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Pickett Says Regulatory Impact Bill Is A Win for Small Business
HARRISBURG – Small businesses in Pennsylvania scored a victory today as legislation that gives them a seat at the table when discussing state regulations is on its way to the governor to be signed into law, said Rep. Tina Pickett (R-Bradford/Sullivan/Susquehanna), author of the landmark proposal.

House Bill 1349 unanimously passed the Senate on June 19 and the House agreed to the Senate’s changes earlier today. Gov. Tom Corbett has indicated he will sign the bill.

“The complexity of state regulations, along with the undue hardships that sometimes follow many regulatory mandates, hamper the success of small businesses to compete in the business world, and it is time that the voice of small businesses be considered when forming regulations,” said Pickett, a former small business owner. “This legislation gives small businesses a seat at the table so their input and experience are considered when regulations are drafted, debated and approved. This type of input is valuable to improve our business climate in Pennsylvania and attract more job creators.”

House Bill 1349 ensures that government agencies consider the impact new regulations could have on small business when new regulations are being created. This allows the small business community to have input into the proposed regulations and communicate to state regulators about any potential negative impacts. The cost of regulations to a small business is about 60 percent more than the cost to a large employer.

The overall intent of House Bill 1349 is to help the private sector create jobs by considering the impact proposed regulations have on small businesses. If a negative impact exists, the state agencies would be required to offer alternative requirements to meet the intent of the regulation.

“Ensuring that we have the proper regulations in place to protect the public is an important part of our role in state government, but we must also achieve a reasonable balance to ensure that the benefit of the regulation isn’t outweighed by unreasonable cost, bureaucratic red tape or redundancy,” she said. “Instead, this legislation allows a business to be given more flexibility in meeting paperwork deadlines or submitting paperwork electronically instead of through the mail.”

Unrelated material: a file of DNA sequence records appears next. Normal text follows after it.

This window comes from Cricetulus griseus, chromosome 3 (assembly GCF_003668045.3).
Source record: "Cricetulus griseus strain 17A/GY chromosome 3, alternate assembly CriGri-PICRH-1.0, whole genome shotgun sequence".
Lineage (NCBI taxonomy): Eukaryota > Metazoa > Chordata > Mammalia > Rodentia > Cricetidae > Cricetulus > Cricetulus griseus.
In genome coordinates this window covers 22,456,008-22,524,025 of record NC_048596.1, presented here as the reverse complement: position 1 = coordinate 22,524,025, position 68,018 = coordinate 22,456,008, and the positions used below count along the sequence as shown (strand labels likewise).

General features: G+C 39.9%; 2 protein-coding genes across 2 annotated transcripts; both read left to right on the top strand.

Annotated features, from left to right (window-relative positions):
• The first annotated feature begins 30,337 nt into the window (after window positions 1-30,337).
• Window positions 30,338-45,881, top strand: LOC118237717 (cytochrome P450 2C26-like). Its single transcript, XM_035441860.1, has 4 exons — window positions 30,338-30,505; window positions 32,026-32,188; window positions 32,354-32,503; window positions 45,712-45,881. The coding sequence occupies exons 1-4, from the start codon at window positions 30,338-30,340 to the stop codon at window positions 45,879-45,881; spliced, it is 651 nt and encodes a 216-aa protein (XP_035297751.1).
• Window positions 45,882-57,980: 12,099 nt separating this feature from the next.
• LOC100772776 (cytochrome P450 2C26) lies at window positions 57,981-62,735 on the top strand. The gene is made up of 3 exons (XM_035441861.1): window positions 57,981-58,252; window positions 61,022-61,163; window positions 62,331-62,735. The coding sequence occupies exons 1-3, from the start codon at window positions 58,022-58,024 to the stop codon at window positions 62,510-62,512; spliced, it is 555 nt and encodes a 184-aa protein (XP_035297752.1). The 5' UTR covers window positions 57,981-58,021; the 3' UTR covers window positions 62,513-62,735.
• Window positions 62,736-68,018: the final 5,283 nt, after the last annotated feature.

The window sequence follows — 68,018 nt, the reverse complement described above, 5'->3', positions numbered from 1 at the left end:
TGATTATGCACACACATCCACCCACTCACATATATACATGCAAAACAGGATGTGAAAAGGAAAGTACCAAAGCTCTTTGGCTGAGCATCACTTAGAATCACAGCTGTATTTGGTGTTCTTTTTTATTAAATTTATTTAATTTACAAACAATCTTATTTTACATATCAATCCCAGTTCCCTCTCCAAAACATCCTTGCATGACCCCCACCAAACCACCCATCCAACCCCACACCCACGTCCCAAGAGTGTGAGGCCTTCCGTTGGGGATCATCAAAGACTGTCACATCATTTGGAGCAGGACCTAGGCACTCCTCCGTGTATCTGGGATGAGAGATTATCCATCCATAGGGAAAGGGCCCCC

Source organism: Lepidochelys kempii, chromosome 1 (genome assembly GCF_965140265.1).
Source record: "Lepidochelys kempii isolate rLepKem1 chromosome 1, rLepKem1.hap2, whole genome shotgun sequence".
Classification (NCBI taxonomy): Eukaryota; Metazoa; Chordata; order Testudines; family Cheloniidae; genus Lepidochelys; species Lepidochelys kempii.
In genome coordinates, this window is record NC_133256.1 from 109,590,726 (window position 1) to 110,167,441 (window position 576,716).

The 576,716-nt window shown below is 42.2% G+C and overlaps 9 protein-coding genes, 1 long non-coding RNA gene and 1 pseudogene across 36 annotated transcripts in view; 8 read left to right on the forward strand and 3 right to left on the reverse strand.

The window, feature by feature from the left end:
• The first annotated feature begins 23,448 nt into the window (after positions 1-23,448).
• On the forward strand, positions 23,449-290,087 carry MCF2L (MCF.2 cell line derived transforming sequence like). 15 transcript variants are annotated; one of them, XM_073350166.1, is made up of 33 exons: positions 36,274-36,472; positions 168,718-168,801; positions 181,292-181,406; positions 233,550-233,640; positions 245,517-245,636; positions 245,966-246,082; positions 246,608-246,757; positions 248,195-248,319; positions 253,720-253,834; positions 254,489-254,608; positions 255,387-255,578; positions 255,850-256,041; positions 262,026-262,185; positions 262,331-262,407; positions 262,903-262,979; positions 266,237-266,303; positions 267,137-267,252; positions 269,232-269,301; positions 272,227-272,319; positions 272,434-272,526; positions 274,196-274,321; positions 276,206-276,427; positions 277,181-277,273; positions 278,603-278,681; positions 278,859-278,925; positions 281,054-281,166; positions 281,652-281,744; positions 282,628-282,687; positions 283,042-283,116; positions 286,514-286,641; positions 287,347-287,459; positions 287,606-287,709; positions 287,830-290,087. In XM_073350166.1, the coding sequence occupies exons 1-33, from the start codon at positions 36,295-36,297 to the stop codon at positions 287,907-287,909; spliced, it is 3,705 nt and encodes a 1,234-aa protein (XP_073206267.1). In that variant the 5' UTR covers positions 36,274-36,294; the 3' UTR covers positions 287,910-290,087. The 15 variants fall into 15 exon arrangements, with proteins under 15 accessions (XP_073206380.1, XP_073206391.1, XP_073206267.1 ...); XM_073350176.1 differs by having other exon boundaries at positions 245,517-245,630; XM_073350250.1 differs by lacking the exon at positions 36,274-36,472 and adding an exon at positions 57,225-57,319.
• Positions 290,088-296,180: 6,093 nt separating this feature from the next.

Pickett emphasized that her bill will only apply to new regulations and not those that have already started through the Independent Regulatory Review Commission (IRRC) process or those dealing with public health and safety, namely those with respect to environmental standards from Marcellus Shale drilling.

Under House Bill 1349, agencies must inform IRRC of the following when submitting regulatory proposals:
• The type of small business that would be affected by the proposed regulation.

• Any financial, economic or social impacts on small businesses.

• An economic impact statement to include estimated number of small
businesses affected; cost of compliance to the regulation; probable effect
on impacted small businesses; and a description of any less intrusive or less
costly alternative.

• Alternatives to small businesses that would still achieve the effect of
the proposed regulation.

Among those to benefit from the bill, Pickett said, would be small family-owned farms, which must be considered when the Pennsylvania Department of Agriculture seeks to implement new regulations. This would allow them to have the same input as larger corporate farms.

She also noted that this legislation brings Pennsylvania in line with other states that are giving small businesses greater input in terms of regulatory changes. Forty-five other states have implemented similar measures in the past decade.

State Representative Tina Pickett
110th District, Pennsylvania House of Representatives
Media Contact: Jennifer Keaton
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